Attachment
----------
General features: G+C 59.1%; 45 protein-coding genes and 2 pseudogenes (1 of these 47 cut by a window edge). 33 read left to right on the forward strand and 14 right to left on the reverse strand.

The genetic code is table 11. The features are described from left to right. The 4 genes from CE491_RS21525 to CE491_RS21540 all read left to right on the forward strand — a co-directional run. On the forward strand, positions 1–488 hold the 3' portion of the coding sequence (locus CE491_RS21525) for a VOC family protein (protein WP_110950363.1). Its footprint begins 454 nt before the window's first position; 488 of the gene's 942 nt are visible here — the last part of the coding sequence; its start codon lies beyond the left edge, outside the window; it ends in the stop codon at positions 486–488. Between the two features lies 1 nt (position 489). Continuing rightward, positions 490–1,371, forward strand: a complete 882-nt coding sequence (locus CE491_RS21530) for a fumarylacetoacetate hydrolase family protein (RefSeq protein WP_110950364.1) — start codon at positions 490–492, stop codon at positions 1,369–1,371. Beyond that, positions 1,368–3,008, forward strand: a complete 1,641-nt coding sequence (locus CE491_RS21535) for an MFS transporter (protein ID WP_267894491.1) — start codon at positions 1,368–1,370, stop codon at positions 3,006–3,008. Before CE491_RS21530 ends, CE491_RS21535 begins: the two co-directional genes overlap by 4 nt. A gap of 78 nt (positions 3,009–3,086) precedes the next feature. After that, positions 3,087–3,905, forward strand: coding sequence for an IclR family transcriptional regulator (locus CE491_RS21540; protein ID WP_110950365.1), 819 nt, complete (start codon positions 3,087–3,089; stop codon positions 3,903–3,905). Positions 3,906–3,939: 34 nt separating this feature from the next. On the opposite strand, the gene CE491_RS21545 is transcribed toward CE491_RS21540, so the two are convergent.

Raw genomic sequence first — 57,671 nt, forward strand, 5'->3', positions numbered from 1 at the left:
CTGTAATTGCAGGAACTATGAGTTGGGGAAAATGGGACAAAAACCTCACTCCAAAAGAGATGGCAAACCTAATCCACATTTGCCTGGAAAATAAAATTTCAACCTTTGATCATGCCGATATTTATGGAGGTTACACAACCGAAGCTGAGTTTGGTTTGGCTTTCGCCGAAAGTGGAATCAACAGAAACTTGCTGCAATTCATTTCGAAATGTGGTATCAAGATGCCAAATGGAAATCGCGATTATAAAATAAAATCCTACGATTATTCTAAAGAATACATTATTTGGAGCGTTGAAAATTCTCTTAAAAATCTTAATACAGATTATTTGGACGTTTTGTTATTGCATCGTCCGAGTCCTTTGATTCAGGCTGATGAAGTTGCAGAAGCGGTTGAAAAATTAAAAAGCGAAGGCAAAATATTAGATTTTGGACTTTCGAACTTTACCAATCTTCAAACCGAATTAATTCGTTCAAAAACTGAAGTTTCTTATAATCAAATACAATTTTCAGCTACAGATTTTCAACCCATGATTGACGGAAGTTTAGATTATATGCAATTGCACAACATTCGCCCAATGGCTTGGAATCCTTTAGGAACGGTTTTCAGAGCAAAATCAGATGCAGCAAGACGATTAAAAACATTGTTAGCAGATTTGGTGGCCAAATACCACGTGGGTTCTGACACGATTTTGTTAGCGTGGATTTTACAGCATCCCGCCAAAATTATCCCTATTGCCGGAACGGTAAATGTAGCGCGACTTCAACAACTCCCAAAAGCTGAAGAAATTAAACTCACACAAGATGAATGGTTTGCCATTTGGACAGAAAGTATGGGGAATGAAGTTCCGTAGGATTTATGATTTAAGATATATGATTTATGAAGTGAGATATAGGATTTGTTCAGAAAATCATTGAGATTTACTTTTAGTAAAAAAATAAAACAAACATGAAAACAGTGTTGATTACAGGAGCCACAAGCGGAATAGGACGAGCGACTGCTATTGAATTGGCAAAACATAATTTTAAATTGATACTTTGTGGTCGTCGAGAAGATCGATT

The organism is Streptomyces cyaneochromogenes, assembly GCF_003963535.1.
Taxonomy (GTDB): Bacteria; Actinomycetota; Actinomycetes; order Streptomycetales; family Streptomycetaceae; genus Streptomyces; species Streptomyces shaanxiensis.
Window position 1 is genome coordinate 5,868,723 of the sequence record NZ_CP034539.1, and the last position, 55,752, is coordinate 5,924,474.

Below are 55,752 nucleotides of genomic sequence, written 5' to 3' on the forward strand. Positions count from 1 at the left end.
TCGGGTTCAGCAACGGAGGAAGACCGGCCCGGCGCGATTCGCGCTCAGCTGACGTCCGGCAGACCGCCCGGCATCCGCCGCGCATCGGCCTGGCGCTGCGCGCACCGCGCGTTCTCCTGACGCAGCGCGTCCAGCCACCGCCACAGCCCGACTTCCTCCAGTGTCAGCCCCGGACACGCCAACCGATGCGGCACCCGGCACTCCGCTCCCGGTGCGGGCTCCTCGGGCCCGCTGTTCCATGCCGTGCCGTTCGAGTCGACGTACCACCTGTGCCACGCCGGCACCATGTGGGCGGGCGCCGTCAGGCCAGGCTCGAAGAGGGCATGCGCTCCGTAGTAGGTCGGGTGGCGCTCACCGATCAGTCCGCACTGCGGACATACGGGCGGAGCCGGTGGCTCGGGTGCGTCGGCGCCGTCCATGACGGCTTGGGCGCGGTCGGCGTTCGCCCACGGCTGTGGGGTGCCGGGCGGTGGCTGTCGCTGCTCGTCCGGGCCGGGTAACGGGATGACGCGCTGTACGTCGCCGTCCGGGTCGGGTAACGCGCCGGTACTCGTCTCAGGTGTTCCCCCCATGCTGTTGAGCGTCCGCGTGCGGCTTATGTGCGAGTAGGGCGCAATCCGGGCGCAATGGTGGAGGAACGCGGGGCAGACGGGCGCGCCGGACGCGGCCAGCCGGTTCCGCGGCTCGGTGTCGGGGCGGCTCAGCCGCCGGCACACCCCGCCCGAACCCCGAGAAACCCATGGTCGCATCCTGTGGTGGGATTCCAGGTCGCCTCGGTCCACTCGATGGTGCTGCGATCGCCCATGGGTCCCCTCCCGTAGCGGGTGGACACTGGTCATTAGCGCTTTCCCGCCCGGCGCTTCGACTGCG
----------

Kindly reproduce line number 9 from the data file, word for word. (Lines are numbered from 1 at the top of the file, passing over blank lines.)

TCGGGTTCAGCAACGGAGGAAGACCGGCCCGGCGCGATTCGCGCTCAGCTGACGTCCGGCAGACCGCCCGGCATCCGCCGCGCATCGGCCTGGCGCTGCGCGCACCGCGCGTTCTCCTGACGCAGCGCGTCCAGCCACCGCCACAGCCCGACTTCCTCCAGTGTCAGCCCCGGACACGCCAACCGATGCGGCACCCGGCACTCCGCTCCCGGTGCGGGCTCCTCGGGCCCGCTGTTCCATGCCGTGCCGTTCGAGTCGACGTACCACCTGTGCCACGCCGGCACCATGTGGGCGGGCGCCGTCAGGCCAGGCTCGAAGAGGGCATGCGCTCCGTAGTAGGTCGGGTGGCGCTCACCGATCAGTCCGCACTGCGGACATACGGGCGGAGCCGGTGGCTCGGGTGCGTCGGCGCCGTCCATGACGGCTTGGGCGCGGTCGGCGTTCGCCCACGGCTGTGGGGTGCCGGGCGGTGGCTGTCGCTGCTCGTCCGGGCCGGGTAACGGGATGACGCGCTGTACGTCGCCGTCCGGGTCGGGTAACGCGCCGGTACTCGTCTCAGGTGTTCCCCCCATGCTGTTGAGCGTCCGCGTGCGGCTTATGTGCGAGTAGGGCGCAATCCGGGCGCAATGGTGGAGGAACGCGGGGCAGACGGGCGCGCCGGACGCGGCCAGCCGGTTCCGCGGCTCGGTGTCGGGGCGGCTCAGCCGCCGGCACACCCCGCCCGAACCCCGAGAAACCCATGGTCGCATCCTGTGGTGGGATTCCAGGTCGCCTCGGTCCACTCGATGGTGCTGCGATCGCCCATGGGTCCCCTCCCGTAGCGGGTGGACACTGGTCATTAGCGCTTTCCCGCCCGGCGCTTCGACTGCG